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Helen Deborah Lewis, Ph.D., The Boston Conservatory
Minstrelsy is not alone. The history of American popular entertainment includes countless stereotypes of specific ethnic and immigrant groups. Though black people were not the sole victims of artistic mockery—the drunk Irishman and money-grubbing Jew were among some of the other theatrical stereotypes—the minstrel tradition became, unfortunately, one of the most iconic theatrical genres in our history.
The origins of American minstrelsy are hotly debated, but scholars have settled on three major figures from the 1830s as the first practitioners: Thomas Dartmouth “Daddy” Rice, George Washington Dixon, and William Henry Lane. A white man performing while donning a grotesque clown mask of smeared burnt cork (what became known as “blackface”), Rice performed a so-called imitation of an enslaved man of color, a song and dance routine called “Jump Jim Crow,” which originated in the early 1830s. This would become one of the most famous songs in minstrelsy and one of the most well-known acts of the century in the United States. Dixon, also a white actor, is credited for originating the “Zip Coon” character, derived from a song of the same name about a “freed slave” who attempts to imitate his white “betters.” Lane, an African-American performer, became famous as “Master Juba” in the 1830s for performing what was known as the “Juba dance,” a percussive dance involving stomping, clapping, and slapping the face, arms, and legs, which he performed in music halls, variety acts, and touring minstrel shows. Lane is considered one of the first performers of color to entertain a white audience in the United States. These three performers were responsible for influencing the development and evolution of what would become the minstrel show, the most popular form of entertainment in the United States from the 1830s until roughly the mid-20th century.
At its peak popularity, famous troupes such as the Virginia Minstrels and Christy Minstrels promoted what is considered the consummate minstrel show: a performance that included skits, songs, dances, and comedy acts, all performed in the requisite “blackface,” used by both white and black actors. The show romanticized plantation life and objectified a stock cast of characters all representing a different “type” of individual of color. The featured characters included the Interlocutor, the role typically played without blackface serving as the emcee of the evening; Tambo and Bones, the comical “endmen” flanking the “straight man” Interlocutor; and the other performers/musicians forming a semicircle on the stage. The structure of the minstrel show changed over its history, but in its heyday, the standard arrangement of acts was an introductory song-and-dance routine; the olio, a series of variety entertainments performed by different members of the cast; and the afterpiece, either a prolonged skit about life on the plantation or a farcical burlesque of a popular play or operetta.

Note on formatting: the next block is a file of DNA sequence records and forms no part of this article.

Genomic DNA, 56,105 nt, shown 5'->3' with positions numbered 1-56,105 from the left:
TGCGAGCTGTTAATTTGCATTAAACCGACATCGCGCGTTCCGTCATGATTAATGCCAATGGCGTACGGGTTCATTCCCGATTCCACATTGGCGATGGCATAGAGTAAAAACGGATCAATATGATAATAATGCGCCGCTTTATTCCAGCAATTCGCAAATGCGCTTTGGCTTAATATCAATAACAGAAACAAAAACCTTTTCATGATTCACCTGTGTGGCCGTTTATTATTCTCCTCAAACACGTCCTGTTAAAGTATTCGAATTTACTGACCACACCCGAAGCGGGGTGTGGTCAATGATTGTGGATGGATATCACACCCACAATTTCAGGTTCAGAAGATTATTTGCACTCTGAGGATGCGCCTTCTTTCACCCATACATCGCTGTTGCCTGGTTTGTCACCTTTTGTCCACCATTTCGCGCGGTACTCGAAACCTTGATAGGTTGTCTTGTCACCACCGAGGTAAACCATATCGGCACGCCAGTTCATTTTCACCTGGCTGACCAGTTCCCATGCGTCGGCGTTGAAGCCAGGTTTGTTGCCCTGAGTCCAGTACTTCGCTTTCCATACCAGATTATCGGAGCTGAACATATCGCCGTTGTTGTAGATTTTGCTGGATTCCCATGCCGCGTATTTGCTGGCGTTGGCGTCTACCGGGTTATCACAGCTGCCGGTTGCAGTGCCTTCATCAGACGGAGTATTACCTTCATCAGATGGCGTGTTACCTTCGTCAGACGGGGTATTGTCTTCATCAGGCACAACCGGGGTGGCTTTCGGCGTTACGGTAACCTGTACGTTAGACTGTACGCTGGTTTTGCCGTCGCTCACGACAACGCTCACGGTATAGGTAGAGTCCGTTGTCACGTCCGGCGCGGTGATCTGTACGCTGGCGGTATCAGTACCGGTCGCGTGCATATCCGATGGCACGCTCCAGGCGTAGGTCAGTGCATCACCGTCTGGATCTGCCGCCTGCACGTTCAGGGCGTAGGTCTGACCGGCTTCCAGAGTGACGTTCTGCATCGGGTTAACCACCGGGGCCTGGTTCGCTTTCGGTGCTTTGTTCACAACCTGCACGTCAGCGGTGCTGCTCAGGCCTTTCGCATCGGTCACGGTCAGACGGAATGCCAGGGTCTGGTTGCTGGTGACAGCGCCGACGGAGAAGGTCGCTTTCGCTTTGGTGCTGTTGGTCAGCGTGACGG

By the time Hollywood hit its golden age in the 1930s and 1940s, minstrelsy as live entertainment had become obsolete, but its legacy was palpable in American culture. Popular musical films such as Babes on Broadway (1941), Holiday Inn (1942), and White Christmas (1954) featured numbers that sentimentally extolled the minstrel show. 1940s media, including radio shows like Amos ‘n’ Andy and Two Black Crows, and popular films like Disney’s Song of the South, employed an ethos derived directly from the 19th-century minstrel tradition. Even in the last few decades, some demeaning stereotypes of African-American people in film, television, theatre, and stand-up comedy shows allude to minstrel archetypes. Artists like Spike Lee (Bamboozled) and here, Thompson, Kander, and Ebb, strive to confront the legacy of minstrelsy by facing it head-on. The Scottsboro Boys forces the audience to encounter our often bigoted theatrical history and reflect on its larger social context – a particularly poignant demand in today’s America.